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Prominent Russian journalist prosecuted for spreading ‘false’ information about Mariupol


Alexander Nevzorov is the first famous Russian journalist to be investigated for spreading “false” information about the Russian military. The man would be hiding outside Russia, he risks 15 years in prison under the new law which muzzles the media and notably prohibits them from using the word war. The popular political commentator, former deputy, is prosecuted for an article on the bombardment of the Mariupol maternity hospital.

A propaganda that she can no longer cover

She, too, has had enough of the Kremlin’s lies, which calls its invasion a “special military operation.” Zhanna Agalakova, a familiar face in Russian homes, correspondent in New York and Paris for the public broadcaster Channel One for two decades, resigned:“I want to be heard in Russia. I want people there to learn the difference between propaganda and other sources of information. I want people to stop being ‘zombified’. You condemn Russia, a great country, with 140 million inhabitants, to poverty and destruction.”

With tears in her eyes, Zhanna Agalakova said she hesitated a lot before speaking in public, but decided “there was no other choice”.

Zhanna Agalakova admitted she had “made many compromises in her career”, but she described the invasion of Ukraine as a “red line”.

Zhanna Agalakova pointed out how state television covers President Vladimir Putin, with extensive coverage of his macho activities during the holidays, but without interest in his private life, which is an absolute taboo.

“Our information does not show the country, we do not see Russia”she said.

“We only see the first man in the country, what he ate, who he shook hands with, we even saw him shirtless. But we don’t know if he is married, if he has children“, she added.

She lambasted state media for their repeated portrayal of Russian opponents in Ukraine as “Nazis”, a term that strikes a chord in a country still scarred by the sacrifices of World War II.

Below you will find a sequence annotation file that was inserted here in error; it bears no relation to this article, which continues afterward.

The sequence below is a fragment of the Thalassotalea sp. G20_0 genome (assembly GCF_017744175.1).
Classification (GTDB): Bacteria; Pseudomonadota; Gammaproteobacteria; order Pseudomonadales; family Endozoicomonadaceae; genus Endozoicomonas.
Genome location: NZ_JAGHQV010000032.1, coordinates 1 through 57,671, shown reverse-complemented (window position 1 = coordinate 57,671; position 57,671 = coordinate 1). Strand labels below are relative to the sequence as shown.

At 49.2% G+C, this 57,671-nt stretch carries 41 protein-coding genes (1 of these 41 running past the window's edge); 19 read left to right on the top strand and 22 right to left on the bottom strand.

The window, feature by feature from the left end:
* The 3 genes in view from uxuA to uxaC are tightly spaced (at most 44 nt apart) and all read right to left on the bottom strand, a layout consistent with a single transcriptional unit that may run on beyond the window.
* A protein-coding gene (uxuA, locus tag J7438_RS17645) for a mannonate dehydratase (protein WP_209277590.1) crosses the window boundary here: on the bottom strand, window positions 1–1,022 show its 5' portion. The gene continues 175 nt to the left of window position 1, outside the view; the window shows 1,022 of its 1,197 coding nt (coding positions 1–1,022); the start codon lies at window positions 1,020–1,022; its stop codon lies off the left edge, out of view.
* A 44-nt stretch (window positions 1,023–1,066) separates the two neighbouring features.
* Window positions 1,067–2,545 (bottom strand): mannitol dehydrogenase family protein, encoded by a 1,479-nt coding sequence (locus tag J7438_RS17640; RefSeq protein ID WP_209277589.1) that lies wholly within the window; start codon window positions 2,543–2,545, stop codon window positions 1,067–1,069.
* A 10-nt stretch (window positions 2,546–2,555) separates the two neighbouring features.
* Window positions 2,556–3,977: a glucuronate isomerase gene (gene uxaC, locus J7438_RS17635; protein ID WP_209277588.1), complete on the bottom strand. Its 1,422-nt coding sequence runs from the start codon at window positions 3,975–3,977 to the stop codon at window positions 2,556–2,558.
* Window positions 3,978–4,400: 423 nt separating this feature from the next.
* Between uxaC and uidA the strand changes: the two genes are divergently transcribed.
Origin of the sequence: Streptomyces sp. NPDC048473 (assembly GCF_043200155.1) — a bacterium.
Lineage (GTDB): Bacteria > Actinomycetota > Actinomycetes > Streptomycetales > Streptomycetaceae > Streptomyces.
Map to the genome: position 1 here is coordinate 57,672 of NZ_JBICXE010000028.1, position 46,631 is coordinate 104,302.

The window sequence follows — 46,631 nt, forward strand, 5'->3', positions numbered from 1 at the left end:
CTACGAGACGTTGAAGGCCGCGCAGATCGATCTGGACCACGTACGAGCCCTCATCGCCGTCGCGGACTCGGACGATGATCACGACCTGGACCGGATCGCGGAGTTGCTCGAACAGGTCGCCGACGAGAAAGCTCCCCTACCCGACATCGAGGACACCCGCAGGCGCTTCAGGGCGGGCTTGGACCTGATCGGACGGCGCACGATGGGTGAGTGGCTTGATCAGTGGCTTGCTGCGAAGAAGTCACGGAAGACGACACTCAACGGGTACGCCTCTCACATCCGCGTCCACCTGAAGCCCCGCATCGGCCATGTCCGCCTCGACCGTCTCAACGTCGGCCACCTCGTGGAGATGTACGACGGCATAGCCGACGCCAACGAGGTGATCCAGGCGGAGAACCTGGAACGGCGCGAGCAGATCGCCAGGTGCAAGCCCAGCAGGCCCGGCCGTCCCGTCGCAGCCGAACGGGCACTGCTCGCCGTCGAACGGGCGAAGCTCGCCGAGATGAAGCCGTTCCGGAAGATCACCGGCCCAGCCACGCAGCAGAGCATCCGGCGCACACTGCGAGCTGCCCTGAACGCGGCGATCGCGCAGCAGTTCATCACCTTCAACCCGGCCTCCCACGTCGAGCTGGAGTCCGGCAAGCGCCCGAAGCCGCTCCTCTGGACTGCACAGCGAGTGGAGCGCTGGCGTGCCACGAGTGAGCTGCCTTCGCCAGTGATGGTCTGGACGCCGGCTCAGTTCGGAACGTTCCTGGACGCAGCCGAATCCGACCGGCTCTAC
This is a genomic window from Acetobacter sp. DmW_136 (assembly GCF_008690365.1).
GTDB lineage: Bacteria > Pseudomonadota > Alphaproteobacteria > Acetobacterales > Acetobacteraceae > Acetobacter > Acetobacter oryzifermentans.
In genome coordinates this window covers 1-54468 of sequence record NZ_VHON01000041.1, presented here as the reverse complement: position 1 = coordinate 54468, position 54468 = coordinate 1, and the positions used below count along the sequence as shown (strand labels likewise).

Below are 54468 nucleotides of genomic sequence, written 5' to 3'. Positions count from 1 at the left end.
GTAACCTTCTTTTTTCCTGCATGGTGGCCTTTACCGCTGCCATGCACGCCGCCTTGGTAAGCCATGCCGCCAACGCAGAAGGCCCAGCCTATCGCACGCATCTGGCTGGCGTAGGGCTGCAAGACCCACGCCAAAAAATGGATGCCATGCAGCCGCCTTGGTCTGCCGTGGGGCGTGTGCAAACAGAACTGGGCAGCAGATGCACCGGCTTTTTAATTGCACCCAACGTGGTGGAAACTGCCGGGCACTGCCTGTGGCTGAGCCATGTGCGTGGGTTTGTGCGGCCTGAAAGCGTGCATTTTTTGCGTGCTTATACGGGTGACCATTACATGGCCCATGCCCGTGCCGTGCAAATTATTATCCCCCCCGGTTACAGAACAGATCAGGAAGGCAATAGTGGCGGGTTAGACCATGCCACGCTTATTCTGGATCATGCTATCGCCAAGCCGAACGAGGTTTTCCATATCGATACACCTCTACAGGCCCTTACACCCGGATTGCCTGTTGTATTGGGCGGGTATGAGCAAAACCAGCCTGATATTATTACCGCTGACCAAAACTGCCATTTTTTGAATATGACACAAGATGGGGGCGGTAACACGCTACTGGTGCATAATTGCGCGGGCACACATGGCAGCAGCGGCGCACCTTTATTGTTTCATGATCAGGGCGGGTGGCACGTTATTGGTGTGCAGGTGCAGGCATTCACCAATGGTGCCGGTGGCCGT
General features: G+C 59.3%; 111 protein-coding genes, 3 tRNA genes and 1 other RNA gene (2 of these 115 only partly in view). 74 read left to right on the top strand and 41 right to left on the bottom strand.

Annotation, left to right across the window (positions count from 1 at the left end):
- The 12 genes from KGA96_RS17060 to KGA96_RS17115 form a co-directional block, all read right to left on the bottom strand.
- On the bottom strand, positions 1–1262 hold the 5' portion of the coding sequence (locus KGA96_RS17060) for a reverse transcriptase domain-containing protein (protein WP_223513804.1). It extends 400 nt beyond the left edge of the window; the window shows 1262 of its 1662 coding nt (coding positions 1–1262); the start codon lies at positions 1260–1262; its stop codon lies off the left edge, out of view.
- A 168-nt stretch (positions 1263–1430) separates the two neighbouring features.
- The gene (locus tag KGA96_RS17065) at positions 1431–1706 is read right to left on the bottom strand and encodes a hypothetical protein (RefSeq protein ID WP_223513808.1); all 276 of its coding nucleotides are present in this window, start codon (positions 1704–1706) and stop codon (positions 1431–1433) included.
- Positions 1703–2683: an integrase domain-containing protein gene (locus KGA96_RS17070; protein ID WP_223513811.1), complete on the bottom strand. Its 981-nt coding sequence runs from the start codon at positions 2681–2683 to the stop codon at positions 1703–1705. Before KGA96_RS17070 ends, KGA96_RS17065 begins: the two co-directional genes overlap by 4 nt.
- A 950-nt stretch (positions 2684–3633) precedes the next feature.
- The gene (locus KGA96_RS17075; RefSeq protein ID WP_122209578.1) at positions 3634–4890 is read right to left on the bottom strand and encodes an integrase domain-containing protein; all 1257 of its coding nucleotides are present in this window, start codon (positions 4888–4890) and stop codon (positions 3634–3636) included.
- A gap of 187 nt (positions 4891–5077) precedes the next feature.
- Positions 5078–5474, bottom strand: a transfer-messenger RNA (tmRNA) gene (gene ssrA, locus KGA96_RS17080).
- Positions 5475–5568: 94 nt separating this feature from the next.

“When, in Russia, we hear the word ‘Nazi’, we have only one reaction: to destroy. It is a manipulation, a huge lie”.

Justifying her long career as a correspondent in New York and Paris, she said: “I thought that by reporting on life in Europe — and in particular in Paris — I could avoid being a propagandist.”

“I wasn’t lying, every fact was real. But take real facts, mix them together and you’ll get a big lie”, she said.

No to war, on a card live on television

She says she wants to stay in Russia, despite the outstretched hand of Emmanuel Macron, despite the risk of prosecution and imprisonment. Marina Ovsyannikova denounced the war on March 3 on Channel One, the channel where she worked as a journalist. Marina Ovsyannikova was taken into custody and a Moscow court quickly fined her 30,000 rubles (260 euros).

Russian MPs on Tuesday adopted a law providing for up to 15 years in prison for those who criticize Moscow’s action abroad. It adds to that which already targets journalists and those who peddle “lies” against the army.

Many Russian and foreign media are no longer distributed in Russia, as well as several social networks, such as Twitter, Instagram and Facebook. Euronews, which also broadcasts in Russian, was banned on Monday.

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